But, spring. Crocus, chives, and the first buds on trees; I wandered out to the garden to see. No sign of asparagus yet but the very first red rhubarb spears are emerging. The soil is warming, workable.

Yesterday I made a half-hearted start at spring clearing. Pulling old dead verbena stalks I uncovered Hellebore—beautiful nodding spring flowers. I felt a wave of comfort wash over my heart. Turning toward the kitchen garden, I found the thyme is starting to green. Just barely. And the oregano is still asleep but I could feel it stirring when I brushed my hand over it.

Seeing my old friends have made it through winter gave me quiet feelings of joy, yes, but there was something more. Signs of life emerging reminded me that it’ll be okay. Dreams break. And then there is something new to watch emerge, flower, and die back.

Flowing with the planet’s rhythm teaches impermanence. And this week I found comfort and balance in what’s emerging and quiet hope for what I’m waiting on.

May the rains of spring nourish us all.

#gardening #nature #garden #spirituality #sustainability #environment

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5 Herbs to Grow for Well-Being (and Beauty!)

peppermint and rosemary in my office window

Feeling good takes self-care and attention—not an area that many of us are great at making time for. This year I’ve put more effort into my well-being, though, creating a yoga practice and spending more time in my garden. I have always looked for shortcuts to wellness … teas, cooking with herbs, and simple oil infusions are easy ways to take care of yourself without breaking the bank, and a natural way to score wellness points since we all have to eat and stay hydrated…

Since connecting with the planet is the fastest way I know to feel better, here’s a list of 5 plants that offer support for mood, healthy, glowing skin and hair, anxiety, and a happy belly.  Look no further than your (sunny!) window garden when prioritizing beauty sleep, glowing skin, mood support, and a little boost of zen.  So without further ado, read on to meet a few allies in our quest for well-being:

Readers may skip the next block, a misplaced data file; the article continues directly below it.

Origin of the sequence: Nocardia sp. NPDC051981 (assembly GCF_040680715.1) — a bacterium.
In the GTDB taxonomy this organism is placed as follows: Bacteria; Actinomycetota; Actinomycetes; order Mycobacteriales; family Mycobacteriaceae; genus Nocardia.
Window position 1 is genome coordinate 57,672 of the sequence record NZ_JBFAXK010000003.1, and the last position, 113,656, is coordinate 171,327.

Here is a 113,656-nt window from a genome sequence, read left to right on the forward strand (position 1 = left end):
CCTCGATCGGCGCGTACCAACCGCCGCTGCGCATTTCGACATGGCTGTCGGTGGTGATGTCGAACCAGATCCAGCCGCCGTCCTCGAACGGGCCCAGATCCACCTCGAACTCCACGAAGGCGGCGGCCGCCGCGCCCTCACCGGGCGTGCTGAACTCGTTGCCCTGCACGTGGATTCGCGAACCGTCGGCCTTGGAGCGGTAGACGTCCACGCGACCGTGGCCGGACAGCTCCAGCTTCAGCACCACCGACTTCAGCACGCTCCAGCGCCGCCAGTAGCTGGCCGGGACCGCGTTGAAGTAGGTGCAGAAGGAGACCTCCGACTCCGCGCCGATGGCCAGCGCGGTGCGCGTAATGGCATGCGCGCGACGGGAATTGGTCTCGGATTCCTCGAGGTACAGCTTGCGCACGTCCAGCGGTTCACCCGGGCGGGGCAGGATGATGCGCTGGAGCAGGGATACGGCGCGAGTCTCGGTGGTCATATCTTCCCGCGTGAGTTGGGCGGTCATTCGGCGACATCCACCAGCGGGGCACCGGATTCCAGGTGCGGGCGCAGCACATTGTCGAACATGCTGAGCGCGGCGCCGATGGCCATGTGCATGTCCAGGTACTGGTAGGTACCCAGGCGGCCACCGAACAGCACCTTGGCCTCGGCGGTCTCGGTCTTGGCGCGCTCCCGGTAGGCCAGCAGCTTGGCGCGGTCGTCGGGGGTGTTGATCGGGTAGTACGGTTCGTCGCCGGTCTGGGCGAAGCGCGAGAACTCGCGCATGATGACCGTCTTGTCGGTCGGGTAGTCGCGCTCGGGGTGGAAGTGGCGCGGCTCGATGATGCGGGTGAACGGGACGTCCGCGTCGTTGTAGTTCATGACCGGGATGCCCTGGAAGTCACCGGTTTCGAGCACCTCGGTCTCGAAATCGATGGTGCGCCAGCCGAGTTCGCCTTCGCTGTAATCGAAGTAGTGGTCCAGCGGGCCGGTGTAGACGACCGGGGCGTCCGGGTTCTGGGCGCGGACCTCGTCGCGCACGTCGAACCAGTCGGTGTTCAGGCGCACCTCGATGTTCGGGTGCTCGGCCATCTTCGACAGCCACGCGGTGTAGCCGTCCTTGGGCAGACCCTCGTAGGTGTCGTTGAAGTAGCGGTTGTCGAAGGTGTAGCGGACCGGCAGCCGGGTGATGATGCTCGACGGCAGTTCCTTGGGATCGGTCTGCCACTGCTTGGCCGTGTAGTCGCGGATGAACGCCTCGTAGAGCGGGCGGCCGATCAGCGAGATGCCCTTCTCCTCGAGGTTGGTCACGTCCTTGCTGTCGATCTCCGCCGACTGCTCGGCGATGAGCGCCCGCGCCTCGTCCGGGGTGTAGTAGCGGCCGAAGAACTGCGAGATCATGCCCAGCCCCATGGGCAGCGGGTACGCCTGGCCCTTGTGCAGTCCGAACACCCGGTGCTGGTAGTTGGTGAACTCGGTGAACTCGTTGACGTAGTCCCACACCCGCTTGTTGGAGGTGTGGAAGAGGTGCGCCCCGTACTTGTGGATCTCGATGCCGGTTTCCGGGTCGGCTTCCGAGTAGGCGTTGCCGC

For Glowing Skin – Calendula is a pretty orange flowering annual that loves the sun and is easy to grow in a pot.  Also called Pot Marigold, Calendula is known to have anti-inflammatory, antifungal, and antimicrobial properties, and it’s rich in antioxidant components.  But Calendula’s claim to fame is its support for your skin: it soothes rashes, eczema, helps heal wounds, and is known to help remedy practically any skin complaint.   A calendula-infused oil is a soothing moisturizer that’s great for your skin.  You can even eat the flowers, sautĂ©e the petals in oil to release a saffron flavor in your cooking, or dry them for tea.

Find a sunny spot to grow your calendula in a large pot with drainage and water as needed.  To encourage flowers, let the plant dry out between waterings for a few weeks.  Calendula takes about 55-60 days from sowing to harvest.

To make calendula-infused oil fill a jar with dried calendula flowers.  Pour an oil of your choice–like grapeseed or olive oil—over them. Let the jar sit for a few weeks, shaking it now and again. Strain out the flowers and you have a beautiful, healing oil for your skin.

To get your beauty sleep drink chamomile tea.  The use of chamomile tea dates back to ancient Greece, where it was used as a cold remedy.  Nowadays though, chamomile is famous for calming frazzled nerves and promoting rest.